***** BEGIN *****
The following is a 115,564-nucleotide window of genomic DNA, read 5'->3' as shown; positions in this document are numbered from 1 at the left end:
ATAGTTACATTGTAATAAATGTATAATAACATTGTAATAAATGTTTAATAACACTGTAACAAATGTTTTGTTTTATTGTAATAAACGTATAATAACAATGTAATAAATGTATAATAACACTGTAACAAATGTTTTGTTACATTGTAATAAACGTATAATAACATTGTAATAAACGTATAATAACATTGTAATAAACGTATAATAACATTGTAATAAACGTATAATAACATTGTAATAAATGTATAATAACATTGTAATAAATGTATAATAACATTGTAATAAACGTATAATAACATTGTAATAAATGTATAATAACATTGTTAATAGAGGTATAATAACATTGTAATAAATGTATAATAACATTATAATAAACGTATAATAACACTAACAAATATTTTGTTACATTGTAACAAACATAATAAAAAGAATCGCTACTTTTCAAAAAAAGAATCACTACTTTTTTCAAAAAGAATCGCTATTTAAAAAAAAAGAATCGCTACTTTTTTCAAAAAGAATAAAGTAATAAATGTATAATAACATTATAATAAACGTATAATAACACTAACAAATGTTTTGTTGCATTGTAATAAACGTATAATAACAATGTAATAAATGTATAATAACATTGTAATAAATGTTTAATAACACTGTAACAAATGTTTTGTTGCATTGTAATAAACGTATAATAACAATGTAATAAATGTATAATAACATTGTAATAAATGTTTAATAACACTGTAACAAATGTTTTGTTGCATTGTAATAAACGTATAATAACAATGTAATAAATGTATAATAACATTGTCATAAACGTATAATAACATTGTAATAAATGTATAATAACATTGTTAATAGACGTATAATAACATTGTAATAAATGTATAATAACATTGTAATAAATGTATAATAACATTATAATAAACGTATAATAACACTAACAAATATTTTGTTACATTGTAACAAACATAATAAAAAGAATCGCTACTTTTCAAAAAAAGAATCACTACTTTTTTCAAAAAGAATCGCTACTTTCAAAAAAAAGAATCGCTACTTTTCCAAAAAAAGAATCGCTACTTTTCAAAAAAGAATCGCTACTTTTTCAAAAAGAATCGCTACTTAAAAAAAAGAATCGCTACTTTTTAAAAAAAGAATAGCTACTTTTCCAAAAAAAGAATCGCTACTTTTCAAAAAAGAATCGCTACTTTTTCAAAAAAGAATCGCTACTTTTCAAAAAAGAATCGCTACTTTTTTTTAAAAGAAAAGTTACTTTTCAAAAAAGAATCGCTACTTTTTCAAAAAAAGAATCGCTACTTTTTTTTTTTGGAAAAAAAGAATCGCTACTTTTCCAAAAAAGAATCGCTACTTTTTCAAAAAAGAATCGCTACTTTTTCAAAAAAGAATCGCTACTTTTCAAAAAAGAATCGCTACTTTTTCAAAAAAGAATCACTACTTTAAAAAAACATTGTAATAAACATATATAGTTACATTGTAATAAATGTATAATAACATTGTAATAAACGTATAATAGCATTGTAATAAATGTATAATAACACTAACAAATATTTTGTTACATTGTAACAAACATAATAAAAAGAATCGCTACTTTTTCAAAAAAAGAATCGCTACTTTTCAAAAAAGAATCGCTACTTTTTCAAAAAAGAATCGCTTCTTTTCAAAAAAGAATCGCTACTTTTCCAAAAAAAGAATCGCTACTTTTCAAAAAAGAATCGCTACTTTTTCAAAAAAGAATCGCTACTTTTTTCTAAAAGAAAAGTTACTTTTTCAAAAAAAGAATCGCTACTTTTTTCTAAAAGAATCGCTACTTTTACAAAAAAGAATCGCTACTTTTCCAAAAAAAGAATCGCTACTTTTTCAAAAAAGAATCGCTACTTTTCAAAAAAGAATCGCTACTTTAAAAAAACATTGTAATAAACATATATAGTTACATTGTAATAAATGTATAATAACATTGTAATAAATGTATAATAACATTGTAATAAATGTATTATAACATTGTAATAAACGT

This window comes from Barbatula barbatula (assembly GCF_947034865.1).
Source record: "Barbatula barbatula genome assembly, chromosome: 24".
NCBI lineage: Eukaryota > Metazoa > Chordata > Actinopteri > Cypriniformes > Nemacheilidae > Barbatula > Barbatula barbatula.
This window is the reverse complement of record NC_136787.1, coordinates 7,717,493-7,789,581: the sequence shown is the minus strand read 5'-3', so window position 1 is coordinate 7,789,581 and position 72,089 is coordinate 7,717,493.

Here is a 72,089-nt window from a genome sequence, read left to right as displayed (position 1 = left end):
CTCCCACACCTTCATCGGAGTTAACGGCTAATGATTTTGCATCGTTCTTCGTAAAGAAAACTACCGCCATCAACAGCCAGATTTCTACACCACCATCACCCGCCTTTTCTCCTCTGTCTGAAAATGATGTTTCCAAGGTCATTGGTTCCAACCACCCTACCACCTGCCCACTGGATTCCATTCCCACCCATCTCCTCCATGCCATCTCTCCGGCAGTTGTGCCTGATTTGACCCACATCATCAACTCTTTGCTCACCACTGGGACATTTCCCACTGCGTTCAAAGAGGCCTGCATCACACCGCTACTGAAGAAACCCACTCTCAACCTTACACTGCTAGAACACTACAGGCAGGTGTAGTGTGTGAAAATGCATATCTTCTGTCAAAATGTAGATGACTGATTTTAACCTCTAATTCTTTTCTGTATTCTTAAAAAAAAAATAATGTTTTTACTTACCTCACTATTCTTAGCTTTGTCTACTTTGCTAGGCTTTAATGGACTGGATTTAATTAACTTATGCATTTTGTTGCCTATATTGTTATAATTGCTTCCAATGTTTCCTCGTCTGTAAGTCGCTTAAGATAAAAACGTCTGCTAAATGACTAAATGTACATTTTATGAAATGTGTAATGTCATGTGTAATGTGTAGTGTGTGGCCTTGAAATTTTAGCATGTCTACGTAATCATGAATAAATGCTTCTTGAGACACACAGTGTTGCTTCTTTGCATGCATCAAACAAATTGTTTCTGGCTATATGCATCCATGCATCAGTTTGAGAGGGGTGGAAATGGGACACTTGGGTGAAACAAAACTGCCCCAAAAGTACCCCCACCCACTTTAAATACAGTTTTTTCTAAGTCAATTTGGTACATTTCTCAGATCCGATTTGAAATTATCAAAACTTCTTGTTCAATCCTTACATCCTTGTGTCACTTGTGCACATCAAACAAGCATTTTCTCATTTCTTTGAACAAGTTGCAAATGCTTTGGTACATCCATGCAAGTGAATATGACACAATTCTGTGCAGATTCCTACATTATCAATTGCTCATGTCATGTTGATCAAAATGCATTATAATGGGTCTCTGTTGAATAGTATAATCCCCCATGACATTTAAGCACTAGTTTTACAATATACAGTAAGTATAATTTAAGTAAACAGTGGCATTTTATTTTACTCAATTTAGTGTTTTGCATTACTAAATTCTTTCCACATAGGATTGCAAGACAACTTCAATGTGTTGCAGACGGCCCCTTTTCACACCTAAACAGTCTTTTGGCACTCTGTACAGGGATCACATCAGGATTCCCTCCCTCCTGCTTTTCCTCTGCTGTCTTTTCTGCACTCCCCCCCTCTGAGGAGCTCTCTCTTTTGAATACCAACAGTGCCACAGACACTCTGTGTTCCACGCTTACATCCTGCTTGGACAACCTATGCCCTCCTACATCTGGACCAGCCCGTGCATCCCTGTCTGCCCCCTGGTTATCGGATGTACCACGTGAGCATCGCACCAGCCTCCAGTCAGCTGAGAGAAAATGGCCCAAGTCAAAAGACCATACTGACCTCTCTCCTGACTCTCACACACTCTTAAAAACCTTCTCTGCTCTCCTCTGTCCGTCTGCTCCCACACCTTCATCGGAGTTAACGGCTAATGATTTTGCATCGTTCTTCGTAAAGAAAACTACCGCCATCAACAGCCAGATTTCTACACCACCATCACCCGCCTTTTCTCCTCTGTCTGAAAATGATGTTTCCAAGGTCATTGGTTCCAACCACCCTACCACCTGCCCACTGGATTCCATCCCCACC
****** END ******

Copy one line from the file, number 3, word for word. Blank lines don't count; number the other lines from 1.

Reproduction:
This window comes from Barbatula barbatula (assembly GCF_947034865.1).